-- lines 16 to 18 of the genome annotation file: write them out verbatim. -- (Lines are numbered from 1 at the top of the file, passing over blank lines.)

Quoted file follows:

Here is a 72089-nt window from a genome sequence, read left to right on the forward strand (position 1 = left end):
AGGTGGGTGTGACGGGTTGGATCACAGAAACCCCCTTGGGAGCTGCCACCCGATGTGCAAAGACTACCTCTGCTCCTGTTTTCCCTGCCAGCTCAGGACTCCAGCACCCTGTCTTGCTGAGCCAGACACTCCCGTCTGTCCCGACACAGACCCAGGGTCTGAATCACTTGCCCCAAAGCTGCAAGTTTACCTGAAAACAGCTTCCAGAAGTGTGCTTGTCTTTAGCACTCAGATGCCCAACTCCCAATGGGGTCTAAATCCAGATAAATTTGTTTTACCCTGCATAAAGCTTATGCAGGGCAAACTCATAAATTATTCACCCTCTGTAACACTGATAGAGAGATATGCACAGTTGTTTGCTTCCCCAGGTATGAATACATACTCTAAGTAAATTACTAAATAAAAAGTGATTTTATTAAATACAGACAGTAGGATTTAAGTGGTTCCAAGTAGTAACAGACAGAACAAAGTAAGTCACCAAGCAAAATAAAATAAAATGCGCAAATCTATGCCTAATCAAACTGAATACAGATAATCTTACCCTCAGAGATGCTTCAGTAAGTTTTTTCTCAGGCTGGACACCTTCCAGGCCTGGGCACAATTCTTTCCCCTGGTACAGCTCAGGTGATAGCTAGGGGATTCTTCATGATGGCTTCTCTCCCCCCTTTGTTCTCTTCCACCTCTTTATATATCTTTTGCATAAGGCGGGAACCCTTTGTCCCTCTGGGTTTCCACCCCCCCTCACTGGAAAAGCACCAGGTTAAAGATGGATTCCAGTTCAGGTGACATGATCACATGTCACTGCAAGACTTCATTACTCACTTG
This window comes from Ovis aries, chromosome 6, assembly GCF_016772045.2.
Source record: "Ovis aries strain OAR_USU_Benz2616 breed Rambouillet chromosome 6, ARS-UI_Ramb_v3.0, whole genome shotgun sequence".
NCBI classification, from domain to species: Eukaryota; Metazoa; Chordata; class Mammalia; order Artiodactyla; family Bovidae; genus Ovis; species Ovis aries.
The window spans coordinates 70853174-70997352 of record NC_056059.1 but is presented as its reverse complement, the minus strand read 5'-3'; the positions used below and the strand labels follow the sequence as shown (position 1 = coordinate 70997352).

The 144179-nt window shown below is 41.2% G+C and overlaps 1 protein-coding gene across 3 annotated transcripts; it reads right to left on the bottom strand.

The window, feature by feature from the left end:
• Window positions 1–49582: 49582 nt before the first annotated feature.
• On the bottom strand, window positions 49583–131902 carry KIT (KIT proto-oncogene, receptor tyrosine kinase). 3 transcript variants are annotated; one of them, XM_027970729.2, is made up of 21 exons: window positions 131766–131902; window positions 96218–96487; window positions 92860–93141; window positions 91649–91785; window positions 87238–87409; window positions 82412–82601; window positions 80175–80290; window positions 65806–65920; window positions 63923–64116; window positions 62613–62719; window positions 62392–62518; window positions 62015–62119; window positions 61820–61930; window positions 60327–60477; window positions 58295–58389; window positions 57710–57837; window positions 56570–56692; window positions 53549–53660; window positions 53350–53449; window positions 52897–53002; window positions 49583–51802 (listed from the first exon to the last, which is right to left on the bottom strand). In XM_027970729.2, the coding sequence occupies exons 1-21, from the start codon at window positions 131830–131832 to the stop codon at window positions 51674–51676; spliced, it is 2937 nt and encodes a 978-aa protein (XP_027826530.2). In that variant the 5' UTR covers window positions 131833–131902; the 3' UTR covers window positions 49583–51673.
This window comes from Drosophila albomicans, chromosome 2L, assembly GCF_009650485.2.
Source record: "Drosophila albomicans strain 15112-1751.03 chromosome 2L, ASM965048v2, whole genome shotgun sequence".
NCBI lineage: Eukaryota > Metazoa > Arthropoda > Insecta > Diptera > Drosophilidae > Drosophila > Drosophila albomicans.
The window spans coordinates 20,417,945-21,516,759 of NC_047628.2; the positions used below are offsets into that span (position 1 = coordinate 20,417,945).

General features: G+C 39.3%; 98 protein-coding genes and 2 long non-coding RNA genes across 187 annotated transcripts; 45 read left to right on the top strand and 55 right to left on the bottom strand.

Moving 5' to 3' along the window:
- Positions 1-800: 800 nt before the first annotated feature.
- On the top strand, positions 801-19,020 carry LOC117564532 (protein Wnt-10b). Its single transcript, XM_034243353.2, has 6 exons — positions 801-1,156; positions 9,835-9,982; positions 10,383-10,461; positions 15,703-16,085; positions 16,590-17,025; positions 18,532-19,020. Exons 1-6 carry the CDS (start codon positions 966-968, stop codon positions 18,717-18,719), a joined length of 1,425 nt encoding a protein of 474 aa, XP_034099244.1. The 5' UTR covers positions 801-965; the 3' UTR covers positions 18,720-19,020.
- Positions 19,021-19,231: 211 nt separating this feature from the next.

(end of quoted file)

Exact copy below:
Moving 5' to 3' along the window:
- Positions 1-800: 800 nt before the first annotated feature.
- On the top strand, positions 801-19,020 carry LOC117564532 (protein Wnt-10b). Its single transcript, XM_034243353.2, has 6 exons — positions 801-1,156; positions 9,835-9,982; positions 10,383-10,461; positions 15,703-16,085; positions 16,590-17,025; positions 18,532-19,020. Exons 1-6 carry the CDS (start codon positions 966-968, stop codon positions 18,717-18,719), a joined length of 1,425 nt encoding a protein of 474 aa, XP_034099244.1. The 5' UTR covers positions 801-965; the 3' UTR covers positions 18,720-19,020.